Skip to main content
August 15, 2017 | auto

Sticker Shock? Know Pricing Terminology Before Buying Your Next Car

Negotiating to buy a car can be a bit discombobulating when it comes to navigating all the different price points.

Your salesman is likely to be throwing around a lot of pricing terminology, not all of which you necessarily understand. And many people are uncomfortable with the negotiations process in general. In fact, 53 percent of respondents in a recent U.S. survey said they’d consider buying a vehicle online rather than having to haggle with a salesman in person, while 16 percent had already taken that step.

“For many, buying a car at a dealership is too much of a confusing, high-pressure, unreasonably long process,” observes Brad Tuttle on “It's easy to see how it's preferable to haggle over prices and options and review the fine print at one's leisure in front of a screen rather than surrounded by salespeople and their ‘Let me talk to the manager’ games.”

“It’s hard to believe seven years ago automotive retailing was in the depths of the recession — suffering record losses, franchise terminations and bankruptcies,” the study authors note. “When labor market and credit conditions are favorable, it is inevitable dealers will tap into America’s love affair with automobiles and mobility to create new growth opportunities.”

Nevertheless, buying in person remains the traditional way to buy a car. And many Americans are simply not comfortable with making such expensive purchases online. If you’re one of them, it’s important for you to grasp what your car salesman is talking about during the negotiations process so you can get the best possible deal.

As such, here’s a brief primer on some common pricing terms tossed around car lots:

  • MSRP: This abbreviation for manufacturer's suggested retail price is merely the suggested amount the manufacturer advises dealers to charge; it’s the same as “sticker price.” While usually listed on a new car’s spec sheet, it’s often ignored by both dealers and customers. An MSRP does not include registration, taxes, destination charges or other fees.
  • Dealer Invoice Price: Ostensibly this price, which is listed on the dealer's invoice from the manufacturer, is what the dealer paid for the vehicle. But the figure listed may not give you the big picture, since invoice prices often incorporate hidden profit margins and are different from true dealer costs. That means an invoice price is not necessarily a meaningful point from which to start negotiations.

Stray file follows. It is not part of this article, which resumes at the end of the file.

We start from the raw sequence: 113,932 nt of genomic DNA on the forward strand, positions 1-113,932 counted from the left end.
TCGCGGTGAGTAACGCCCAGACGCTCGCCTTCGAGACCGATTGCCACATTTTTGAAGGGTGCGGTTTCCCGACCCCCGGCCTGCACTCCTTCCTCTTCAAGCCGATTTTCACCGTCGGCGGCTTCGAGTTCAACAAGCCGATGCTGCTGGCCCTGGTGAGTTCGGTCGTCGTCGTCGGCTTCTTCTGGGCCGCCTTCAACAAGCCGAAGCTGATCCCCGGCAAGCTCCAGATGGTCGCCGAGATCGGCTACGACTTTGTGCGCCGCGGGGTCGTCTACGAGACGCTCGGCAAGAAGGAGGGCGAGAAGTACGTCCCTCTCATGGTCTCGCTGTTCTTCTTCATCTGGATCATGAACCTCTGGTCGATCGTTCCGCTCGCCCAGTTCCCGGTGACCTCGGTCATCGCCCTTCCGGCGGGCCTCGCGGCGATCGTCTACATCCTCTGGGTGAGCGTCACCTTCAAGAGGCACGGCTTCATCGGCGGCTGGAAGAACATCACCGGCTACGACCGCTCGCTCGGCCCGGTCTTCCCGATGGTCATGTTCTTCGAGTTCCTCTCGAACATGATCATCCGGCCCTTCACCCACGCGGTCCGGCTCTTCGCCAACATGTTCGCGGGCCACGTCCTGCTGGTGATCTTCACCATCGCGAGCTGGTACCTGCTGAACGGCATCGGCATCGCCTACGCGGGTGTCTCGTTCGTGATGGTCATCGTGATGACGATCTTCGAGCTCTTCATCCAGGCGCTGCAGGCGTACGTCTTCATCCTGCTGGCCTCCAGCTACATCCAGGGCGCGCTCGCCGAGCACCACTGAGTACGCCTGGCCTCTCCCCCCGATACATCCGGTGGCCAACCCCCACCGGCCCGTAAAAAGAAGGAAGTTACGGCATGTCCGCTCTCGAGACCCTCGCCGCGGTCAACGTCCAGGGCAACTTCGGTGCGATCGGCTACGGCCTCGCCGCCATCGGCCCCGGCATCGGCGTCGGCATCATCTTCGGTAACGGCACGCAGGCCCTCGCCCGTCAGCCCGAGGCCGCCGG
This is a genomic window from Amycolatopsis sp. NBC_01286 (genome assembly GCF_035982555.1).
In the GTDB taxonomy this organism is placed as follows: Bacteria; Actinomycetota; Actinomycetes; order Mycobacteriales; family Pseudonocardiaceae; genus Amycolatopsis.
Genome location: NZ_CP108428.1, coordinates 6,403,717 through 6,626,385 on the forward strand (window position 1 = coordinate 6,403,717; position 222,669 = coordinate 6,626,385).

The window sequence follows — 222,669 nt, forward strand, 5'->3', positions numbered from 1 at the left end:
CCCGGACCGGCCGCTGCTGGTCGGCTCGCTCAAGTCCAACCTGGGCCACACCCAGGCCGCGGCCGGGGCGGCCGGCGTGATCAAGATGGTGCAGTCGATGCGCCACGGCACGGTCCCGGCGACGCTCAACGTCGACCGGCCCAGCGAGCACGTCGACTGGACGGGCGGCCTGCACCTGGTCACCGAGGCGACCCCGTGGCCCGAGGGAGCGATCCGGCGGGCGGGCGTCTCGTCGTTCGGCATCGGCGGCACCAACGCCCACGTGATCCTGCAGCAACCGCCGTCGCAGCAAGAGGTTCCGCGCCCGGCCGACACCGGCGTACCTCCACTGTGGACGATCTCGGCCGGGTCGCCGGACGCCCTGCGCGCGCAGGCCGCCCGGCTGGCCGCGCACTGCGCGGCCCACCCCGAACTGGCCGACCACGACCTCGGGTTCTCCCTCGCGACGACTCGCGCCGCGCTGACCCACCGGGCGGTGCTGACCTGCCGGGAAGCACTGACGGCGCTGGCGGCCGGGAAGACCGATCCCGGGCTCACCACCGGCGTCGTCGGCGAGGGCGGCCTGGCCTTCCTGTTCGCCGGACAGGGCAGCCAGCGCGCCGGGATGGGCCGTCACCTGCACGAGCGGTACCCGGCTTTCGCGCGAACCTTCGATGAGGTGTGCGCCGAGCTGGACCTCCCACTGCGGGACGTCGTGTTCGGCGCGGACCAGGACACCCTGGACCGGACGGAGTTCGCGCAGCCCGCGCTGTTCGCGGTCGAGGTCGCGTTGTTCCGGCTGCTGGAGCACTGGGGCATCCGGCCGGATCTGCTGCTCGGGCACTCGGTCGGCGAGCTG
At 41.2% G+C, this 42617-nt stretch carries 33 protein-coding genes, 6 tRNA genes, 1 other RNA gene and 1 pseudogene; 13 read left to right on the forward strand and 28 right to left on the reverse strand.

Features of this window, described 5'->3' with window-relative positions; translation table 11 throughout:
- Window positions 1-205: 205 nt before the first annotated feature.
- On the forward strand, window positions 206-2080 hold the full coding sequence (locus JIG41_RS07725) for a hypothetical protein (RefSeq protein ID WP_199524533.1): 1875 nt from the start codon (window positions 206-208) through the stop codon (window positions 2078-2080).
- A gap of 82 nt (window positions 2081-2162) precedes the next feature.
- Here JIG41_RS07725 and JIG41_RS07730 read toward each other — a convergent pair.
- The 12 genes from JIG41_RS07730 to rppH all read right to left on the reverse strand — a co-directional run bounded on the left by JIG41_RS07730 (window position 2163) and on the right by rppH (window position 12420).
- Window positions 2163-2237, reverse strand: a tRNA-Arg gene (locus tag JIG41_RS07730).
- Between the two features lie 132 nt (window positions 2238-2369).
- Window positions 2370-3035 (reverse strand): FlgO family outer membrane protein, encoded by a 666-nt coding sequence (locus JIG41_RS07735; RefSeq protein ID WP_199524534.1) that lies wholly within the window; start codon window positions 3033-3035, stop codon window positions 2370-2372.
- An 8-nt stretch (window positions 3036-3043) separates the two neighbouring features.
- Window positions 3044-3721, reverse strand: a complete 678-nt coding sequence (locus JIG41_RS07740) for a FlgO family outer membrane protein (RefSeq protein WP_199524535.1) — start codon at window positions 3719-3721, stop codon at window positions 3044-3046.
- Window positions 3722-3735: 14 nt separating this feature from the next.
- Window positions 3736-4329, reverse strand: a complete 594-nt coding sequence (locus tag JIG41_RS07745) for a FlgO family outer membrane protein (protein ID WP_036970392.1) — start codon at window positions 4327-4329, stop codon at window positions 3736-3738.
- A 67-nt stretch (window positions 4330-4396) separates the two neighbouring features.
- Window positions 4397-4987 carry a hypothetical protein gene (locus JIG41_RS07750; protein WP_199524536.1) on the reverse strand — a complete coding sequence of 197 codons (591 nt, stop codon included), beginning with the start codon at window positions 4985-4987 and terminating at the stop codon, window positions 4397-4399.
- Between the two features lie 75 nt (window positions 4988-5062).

• Market Price: You’ve heard the expression that an item is only worth what someone is willing to pay? That’s the premise of market value, which is defined as the going rate of a car based on its specific attributes (mileage, condition, service history, accident reports, etc.) and the market in your area. The price represents what a given vehicle would likely go for if an individual was selling it himself, which is almost always a lesser amount than the average retail value a dealer could get. On popular models, the market price is sometimes higher than the MSRP. When you’re shopping for specific car models, Kelley Blue Book or a slew of other research-based online tools can help you determine reasonable prices in your geographic area. You can also search online ads to note prices being asked, though of course they won’t reveal final negotiated prices.

A little homework should inform you on price points to understand before you get serious about negotiating for a new car. Enter the arena armed with facts, and you’re bound to come out ahead. Then talk to Amplify Credit Union for help in financing your vehicle of choice.

Get you behind the wheel of your dream car!

Apply Now